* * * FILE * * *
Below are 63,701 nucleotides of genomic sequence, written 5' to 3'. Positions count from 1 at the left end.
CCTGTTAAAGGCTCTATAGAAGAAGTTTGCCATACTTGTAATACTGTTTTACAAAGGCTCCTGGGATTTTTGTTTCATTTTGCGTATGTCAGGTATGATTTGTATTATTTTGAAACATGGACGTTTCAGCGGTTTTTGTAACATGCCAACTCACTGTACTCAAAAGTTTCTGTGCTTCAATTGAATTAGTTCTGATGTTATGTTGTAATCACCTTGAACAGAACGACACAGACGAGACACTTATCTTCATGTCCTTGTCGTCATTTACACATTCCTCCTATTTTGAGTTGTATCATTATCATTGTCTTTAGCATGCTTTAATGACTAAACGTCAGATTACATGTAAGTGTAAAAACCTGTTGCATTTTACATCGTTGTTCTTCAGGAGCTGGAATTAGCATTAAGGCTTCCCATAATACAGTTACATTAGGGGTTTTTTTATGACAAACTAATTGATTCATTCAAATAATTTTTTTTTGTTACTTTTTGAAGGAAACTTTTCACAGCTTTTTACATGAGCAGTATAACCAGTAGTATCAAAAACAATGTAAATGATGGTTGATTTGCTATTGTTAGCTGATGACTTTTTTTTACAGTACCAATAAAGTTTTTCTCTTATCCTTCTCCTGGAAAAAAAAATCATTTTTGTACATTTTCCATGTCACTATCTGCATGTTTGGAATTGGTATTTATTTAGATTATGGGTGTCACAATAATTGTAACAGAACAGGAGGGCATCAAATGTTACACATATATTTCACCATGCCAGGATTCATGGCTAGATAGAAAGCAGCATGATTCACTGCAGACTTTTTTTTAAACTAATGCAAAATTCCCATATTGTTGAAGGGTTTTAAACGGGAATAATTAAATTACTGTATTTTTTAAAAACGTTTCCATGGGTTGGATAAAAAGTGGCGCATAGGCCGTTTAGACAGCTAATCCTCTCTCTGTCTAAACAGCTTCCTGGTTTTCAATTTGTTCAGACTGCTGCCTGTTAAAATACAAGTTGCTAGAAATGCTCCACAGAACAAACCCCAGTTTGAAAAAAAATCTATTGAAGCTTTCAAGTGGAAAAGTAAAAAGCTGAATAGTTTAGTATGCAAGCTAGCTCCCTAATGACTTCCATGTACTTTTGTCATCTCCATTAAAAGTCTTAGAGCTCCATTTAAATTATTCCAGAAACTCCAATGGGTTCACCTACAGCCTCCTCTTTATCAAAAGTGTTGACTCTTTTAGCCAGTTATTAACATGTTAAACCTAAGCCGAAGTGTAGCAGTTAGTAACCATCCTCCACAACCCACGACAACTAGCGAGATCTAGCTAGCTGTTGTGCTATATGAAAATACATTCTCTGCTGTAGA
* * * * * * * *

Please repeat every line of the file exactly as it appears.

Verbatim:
Below are 63,701 nucleotides of genomic sequence, written 5' to 3'. Positions count from 1 at the left end.
CCTGTTAAAGGCTCTATAGAAGAAGTTTGCCATACTTGTAATACTGTTTTACAAAGGCTCCTGGGATTTTTGTTTCATTTTGCGTATGTCAGGTATGATTTGTATTATTTTGAAACATGGACGTTTCAGCGGTTTTTGTAACATGCCAACTCACTGTACTCAAAAGTTTCTGTGCTTCAATTGAATTAGTTCTGATGTTATGTTGTAATCACCTTGAACAGAACGACACAGACGAGACACTTATCTTCATGTCCTTGTCGTCATTTACACATTCCTCCTATTTTGAGTTGTATCATTATCATTGTCTTTAGCATGCTTTAATGACTAAACGTCAGATTACATGTAAGTGTAAAAACCTGTTGCATTTTACATCGTTGTTCTTCAGGAGCTGGAATTAGCATTAAGGCTTCCCATAATACAGTTACATTAGGGGTTTTTTTATGACAAACTAATTGATTCATTCAAATAATTTTTTTTTGTTACTTTTTGAAGGAAACTTTTCACAGCTTTTTACATGAGCAGTATAACCAGTAGTATCAAAAACAATGTAAATGATGGTTGATTTGCTATTGTTAGCTGATGACTTTTTTTTACAGTACCAATAAAGTTTTTCTCTTATCCTTCTCCTGGAAAAAAAAATCATTTTTGTACATTTTCCATGTCACTATCTGCATGTTTGGAATTGGTATTTATTTAGATTATGGGTGTCACAATAATTGTAACAGAACAGGAGGGCATCAAATGTTACACATATATTTCACCATGCCAGGATTCATGGCTAGATAGAAAGCAGCATGATTCACTGCAGACTTTTTTTTAAACTAATGCAAAATTCCCATATTGTTGAAGGGTTTTAAACGGGAATAATTAAATTACTGTATTTTTTAAAAACGTTTCCATGGGTTGGATAAAAAGTGGCGCATAGGCCGTTTAGACAGCTAATCCTCTCTCTGTCTAAACAGCTTCCTGGTTTTCAATTTGTTCAGACTGCTGCCTGTTAAAATACAAGTTGCTAGAAATGCTCCACAGAACAAACCCCAGTTTGAAAAAAAATCTATTGAAGCTTTCAAGTGGAAAAGTAAAAAGCTGAATAGTTTAGTATGCAAGCTAGCTCCCTAATGACTTCCATGTACTTTTGTCATCTCCATTAAAAGTCTTAGAGCTCCATTTAAATTATTCCAGAAACTCCAATGGGTTCACCTACAGCCTCCTCTTTATCAAAAGTGTTGACTCTTTTAGCCAGTTATTAACATGTTAAACCTAAGCCGAAGTGTAGCAGTTAGTAACCATCCTCCACAACCCACGACAACTAGCGAGATCTAGCTAGCTGTTGTGCTATATGAAAATACATTCTCTGCTGTAGA